Unfortunately, SWA now finds itself in a situation where they NEED to upgrade their systems and this is not going to be a quick fix. I'm not an aviation expert, but my guess is that they are looking at a miniujm of 12 months if not 36 months before the required systems are finally replaced. And in the meantime, they will be under immense public and regulatory scrutiny. Every failure that occurs during this time will be amplified by the memory of what's just happened in December 2022. Just like Wells Fargo after the 'account opening scandal', we will be reminded by the media of SWA's failures in 2021 and 2022 whenever something goes wrong in 2023 and beyond. Until it's fixed.
So, let me ask you, how old is your core banking system? How long since you upgraded your Digital Banking solution?
Do you find yourself saying "It's fine, and there are hundreds of other banks using it too."
Do you think that answer will hold water with your customers if something goes wrong? Will they be OK with you blaming FIS, Fiserv or Jack Henry? Are the delays in upgrading your systems keeping you awake at night? Are you putting off what you know you should be investing in right now?
Remember PPP? Probably the first time in your bank's history where you struggled to get a vendor to return your call 🤣 Well, if there's an issue with one of the legacy systems that you and hundreds of other banks are running today - then every one of you will be trying to contact that same vendor for help. And they will have a finite amount of capacity, as they did in PPP. And its likely to be "first come first served" or "First In First Out" (FIFO) queue as I think back to my programming training.
And I'm not putting all this on the financial institutions! Come on Fintechs...are you encouraging your clients to stay current, to upgrade, to move to the cloud? Or are you milking them? @Fiserv - was your acquisition of Finxact a defensive one so that if a progressive client said "We're evaluating cloud native cores" you could protect your revenue stream and say "Great, we've got one of those you can look at!". Or are you proactively talking to all your legacy core clients about the upgrade path to Finxact and packaging upgrade solutions for them to make it easy?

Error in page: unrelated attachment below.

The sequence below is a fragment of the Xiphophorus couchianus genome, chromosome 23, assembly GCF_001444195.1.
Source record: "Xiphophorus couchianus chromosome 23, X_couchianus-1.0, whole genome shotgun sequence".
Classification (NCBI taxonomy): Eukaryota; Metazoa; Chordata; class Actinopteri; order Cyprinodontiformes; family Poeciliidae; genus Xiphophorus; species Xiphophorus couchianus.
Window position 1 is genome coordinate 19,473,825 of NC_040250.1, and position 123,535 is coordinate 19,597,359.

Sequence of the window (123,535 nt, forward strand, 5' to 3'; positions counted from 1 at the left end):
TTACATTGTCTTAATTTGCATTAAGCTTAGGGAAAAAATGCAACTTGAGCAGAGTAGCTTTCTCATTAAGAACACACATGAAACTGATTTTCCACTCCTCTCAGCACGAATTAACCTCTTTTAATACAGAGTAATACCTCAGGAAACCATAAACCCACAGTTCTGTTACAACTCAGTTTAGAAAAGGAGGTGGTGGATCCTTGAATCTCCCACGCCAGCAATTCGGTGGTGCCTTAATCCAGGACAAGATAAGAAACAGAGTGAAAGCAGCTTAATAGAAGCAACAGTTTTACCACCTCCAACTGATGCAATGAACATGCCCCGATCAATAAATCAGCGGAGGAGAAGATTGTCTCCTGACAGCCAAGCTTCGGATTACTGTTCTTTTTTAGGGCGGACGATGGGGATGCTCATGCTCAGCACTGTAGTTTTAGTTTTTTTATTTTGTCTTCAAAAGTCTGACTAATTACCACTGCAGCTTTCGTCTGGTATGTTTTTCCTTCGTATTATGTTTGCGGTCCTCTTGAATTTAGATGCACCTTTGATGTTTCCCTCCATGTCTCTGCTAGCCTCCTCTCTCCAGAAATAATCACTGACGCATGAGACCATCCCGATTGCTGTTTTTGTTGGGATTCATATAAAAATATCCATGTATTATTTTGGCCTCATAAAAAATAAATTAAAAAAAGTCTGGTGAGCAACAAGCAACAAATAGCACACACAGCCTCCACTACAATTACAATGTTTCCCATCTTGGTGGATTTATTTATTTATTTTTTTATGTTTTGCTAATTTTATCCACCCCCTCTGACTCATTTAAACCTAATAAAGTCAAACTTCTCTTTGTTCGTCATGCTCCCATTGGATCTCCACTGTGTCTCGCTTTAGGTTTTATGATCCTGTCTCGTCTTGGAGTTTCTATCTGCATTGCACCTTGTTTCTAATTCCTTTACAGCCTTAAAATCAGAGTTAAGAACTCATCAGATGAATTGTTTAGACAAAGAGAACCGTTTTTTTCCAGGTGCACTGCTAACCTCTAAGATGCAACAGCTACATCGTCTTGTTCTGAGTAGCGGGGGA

Disaster Recovery Testing doesn't cover this!
I've been working in the technology industry for almost 30 years. And as long as I can remember there have been Disaster Recovery (DR) Tests and Business Continuity Plans (BCP). And the thing that I've always found interesting is that those plans and tests cover known and anticipated events. Now - that's REALLY important. Losing a data center or restoring a corrupt database are absolutely possible events that there should be plans and tests for. But, your core systems no longer working...how do you prepare for that? How do you test for that?
Remember the pandemic (again). Almost overnight, approximately 2.2 million people employed in commercial banking in the US were trying to work from home. Along with millions in other industries. But the entire laptop industry accounted for 17 million sales in Q4 of 2022. So the banking sector was probably trying to buy up 10-20% of the country's laptops almost overnight. Competing with every other industry. And it was a challenge! And then those laptops needed to be secured and set up at home, with VPN access etc. I remember trying to buy a Chromebook for my son and the only ones available were $1,200 when the typical price was more like $250.
Now I know no bank (not even Chase) has bottomless cash reserves to spend on tech every year. I've sold to banks...I know! 🤣 However, when the typical cost to open a new branch runs around $1.5 - $2.0M and around $600,000 per year to operate that branch, WHY are we prioritizing branch opening over technology modernization?
SWA did invest in technology - customer facing technology to book more tickets. But staff were screaming out (forgoing salary increases) to have internal systems upgraded - and those requests were ignored, until now, when they can no longer be ignored. And not, SWA is looking at a long path to modernized technology under very public scrutiny. Is that going to be you?